Designing meaning: translating insight into design

A high level meaning map showing the process, friction points and opportunities. Key elements have been modelled using Balsamiq wireframes.

Figure 1: Modeling the total user experience for the university submission process.

Translating insight and knowledge into meaningful interaction design

This article will focus on the actual ‘shaping’ or designing of meaningful interaction.  Understanding what is actually meaningful to people in terms of their interaction and the form it should take represents the very essence of ‘designing a great experience’.  However, equal importance must also be placed on accurately translating our understanding so a design can feel as meaningful as possible.

The design represents the fundamental part of the experience that we actually use and ultimately enjoy – it is the bit that touches us!

Mapping experience

So, you’ve done the research, analysed the data and generated the insights that will shape the design.  You may be designing an intranet, a website, online software or a mobile application.  It could even be a combination of digital and physical services, representing a holistic cross-channel experience.

Regardless of the proposed technology the ultimate goal is to make any design and the experience as meaningful as possible to the user.  A major design challenge influencing our users’ understanding in recent years is designing for multiple channels.  Designing cross-channel interactions adds complexity and is particularly relevant because many organisations will have to face up to the challenges presented.  Understanding the cross-channel should be in on every UXers radar because I believe it is where the UX industry is heading: we have to think in terms of user experience as an ecology.  The best way to solve such challenges is by delivering a meaningful experience.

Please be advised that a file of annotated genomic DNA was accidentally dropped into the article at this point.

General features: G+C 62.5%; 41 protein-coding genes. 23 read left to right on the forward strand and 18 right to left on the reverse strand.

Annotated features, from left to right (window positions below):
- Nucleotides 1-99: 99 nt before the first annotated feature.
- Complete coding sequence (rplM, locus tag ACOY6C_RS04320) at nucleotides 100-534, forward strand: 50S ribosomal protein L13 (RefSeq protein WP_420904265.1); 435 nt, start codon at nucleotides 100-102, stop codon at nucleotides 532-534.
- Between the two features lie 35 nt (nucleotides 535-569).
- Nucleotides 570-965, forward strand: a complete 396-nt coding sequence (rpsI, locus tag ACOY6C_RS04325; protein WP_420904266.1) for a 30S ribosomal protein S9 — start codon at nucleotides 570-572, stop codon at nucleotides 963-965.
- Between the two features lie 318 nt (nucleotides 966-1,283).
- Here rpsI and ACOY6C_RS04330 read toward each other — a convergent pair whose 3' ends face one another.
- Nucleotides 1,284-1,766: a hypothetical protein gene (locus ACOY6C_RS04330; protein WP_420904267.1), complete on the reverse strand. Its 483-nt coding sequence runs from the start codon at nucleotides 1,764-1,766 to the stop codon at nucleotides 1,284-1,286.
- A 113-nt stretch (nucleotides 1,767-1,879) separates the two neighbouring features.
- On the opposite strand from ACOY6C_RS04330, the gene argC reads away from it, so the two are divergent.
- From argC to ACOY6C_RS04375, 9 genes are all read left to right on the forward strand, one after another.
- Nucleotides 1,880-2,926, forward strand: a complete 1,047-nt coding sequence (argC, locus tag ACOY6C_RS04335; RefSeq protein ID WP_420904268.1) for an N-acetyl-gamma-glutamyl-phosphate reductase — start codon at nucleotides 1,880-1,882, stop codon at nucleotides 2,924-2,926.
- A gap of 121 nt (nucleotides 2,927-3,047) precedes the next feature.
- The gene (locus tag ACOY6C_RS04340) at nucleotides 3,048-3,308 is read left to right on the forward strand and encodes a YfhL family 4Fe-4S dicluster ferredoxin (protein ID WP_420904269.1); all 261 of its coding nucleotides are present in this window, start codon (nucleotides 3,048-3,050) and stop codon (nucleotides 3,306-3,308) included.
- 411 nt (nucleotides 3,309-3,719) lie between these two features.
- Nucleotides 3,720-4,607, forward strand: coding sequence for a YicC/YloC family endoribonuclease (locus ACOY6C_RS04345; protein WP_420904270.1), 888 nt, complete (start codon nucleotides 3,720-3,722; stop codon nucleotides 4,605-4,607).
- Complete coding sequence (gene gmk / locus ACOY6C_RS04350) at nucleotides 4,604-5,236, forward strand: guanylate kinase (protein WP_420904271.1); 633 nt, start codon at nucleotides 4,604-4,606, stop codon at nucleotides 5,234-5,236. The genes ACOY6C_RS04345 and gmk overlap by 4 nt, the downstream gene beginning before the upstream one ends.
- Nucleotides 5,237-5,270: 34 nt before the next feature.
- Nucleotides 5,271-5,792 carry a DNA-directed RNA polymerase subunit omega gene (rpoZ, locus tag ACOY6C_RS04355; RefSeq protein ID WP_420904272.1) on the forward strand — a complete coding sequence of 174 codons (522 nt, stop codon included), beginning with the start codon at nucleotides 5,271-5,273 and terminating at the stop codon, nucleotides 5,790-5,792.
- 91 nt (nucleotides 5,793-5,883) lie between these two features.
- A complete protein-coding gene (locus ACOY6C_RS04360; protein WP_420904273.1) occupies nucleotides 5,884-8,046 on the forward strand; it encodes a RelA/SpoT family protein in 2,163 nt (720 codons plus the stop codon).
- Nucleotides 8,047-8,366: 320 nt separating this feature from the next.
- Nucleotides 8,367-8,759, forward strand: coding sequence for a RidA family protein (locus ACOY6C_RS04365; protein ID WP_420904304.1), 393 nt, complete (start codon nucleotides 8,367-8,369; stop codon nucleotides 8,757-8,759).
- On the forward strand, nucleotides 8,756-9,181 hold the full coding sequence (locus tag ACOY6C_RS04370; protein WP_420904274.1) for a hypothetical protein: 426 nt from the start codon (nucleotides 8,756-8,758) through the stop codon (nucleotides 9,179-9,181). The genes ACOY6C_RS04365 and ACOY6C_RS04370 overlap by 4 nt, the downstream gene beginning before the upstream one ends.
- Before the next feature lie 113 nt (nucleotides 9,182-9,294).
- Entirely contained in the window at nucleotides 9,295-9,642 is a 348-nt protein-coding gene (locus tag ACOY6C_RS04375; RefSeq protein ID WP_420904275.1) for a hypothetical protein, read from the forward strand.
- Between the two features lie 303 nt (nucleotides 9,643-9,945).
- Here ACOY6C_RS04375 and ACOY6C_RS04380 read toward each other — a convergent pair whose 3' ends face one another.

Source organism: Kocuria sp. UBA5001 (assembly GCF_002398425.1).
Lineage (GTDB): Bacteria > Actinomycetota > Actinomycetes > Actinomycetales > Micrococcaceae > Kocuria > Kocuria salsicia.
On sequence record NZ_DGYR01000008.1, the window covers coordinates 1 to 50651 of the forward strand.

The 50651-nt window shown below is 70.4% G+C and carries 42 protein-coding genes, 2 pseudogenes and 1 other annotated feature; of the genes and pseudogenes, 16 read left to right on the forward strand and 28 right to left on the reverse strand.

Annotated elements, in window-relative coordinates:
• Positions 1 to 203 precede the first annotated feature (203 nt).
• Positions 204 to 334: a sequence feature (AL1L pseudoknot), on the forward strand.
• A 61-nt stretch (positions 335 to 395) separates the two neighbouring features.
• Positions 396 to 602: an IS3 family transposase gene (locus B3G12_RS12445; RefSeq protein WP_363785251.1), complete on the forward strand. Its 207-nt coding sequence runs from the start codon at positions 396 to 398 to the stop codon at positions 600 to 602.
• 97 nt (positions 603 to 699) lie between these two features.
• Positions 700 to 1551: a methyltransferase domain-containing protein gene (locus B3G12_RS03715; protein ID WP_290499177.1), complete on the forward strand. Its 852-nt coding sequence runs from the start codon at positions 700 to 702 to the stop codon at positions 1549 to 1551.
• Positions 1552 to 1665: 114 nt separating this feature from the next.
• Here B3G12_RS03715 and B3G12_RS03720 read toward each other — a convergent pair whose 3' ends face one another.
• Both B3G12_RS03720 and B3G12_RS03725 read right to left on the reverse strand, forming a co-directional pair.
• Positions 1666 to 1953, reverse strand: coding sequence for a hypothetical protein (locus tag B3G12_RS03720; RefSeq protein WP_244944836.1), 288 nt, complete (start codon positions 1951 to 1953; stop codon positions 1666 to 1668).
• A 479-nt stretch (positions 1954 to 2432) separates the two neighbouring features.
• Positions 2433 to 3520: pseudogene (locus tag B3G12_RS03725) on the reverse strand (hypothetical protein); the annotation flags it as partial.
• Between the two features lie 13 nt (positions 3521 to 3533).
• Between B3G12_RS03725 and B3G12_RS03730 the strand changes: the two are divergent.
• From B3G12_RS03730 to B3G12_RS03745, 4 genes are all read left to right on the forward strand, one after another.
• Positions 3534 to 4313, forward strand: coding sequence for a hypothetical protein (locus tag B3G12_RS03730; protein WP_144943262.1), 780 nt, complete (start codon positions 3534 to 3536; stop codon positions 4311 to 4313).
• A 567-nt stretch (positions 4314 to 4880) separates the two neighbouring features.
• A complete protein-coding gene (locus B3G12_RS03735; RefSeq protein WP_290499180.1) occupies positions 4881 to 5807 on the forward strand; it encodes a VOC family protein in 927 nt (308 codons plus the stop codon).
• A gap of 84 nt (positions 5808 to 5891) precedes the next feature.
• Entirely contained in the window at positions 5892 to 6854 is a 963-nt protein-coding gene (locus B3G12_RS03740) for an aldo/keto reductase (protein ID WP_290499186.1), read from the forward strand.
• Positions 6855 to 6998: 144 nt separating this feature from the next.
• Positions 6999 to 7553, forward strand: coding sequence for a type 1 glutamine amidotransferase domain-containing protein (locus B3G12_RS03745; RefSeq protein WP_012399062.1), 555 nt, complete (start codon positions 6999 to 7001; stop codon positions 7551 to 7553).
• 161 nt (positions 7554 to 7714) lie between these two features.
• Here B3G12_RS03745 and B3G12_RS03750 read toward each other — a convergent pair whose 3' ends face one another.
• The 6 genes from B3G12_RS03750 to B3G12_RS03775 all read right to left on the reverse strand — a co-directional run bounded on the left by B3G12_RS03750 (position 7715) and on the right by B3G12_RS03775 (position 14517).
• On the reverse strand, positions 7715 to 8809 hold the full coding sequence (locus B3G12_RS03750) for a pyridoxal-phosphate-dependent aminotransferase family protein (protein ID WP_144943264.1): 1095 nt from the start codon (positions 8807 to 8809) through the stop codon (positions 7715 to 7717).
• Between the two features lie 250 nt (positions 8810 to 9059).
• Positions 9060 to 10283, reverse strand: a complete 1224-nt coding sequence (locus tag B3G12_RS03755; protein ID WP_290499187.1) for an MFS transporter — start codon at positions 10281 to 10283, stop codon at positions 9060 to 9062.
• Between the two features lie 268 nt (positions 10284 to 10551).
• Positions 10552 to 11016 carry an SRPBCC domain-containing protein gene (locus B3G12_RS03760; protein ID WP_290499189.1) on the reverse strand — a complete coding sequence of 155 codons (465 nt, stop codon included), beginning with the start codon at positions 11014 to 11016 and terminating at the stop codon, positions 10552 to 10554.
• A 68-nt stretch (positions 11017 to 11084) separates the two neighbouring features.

Regardless of the product, service or ecology being designed (or optimised) the greater the meaning of the final experience, the greater its authenticity and the level of user engagement that is generated.  This is important because we can feel meaning when we are interacting with digital technology.  The greater our feeling the more meaningful our experience.

Translation can make or break a design

Let’s revisit the importance of translation because this is where all the hard work that was spent discovering the vital insights and knowledge about your audiences, how they actually behave and what they expect, comes to life.  However, this is also the point where things can go horribly wrong!

This is why translation is such a critical skill in the user-experience design equation.  Accurate translation can represent the difference between an average website experience and one that feels amazing.  Obviously, as designers we are not aiming for ‘MEH’ we are aiming for ‘WOW’!

In the very early days of the web, websites were pretty basic.  Research was not a practice that website designers needed to consider because the web was so new.

New things tend to feel more novel and exciting however almost 20 years after the first websites were launched, a lot has changed.  People will often visit a website as their first point of call.  Furthermore, people will have specific expectations about a website they are visiting.  Therefore, being new is no longer a defense for a bad experience.

Organisations have learnt that the importance and value of understanding their website’s audience needs, their expectations and their motivations will help them to shape and deliver a better design experience.

Build it and they will come (or leave)!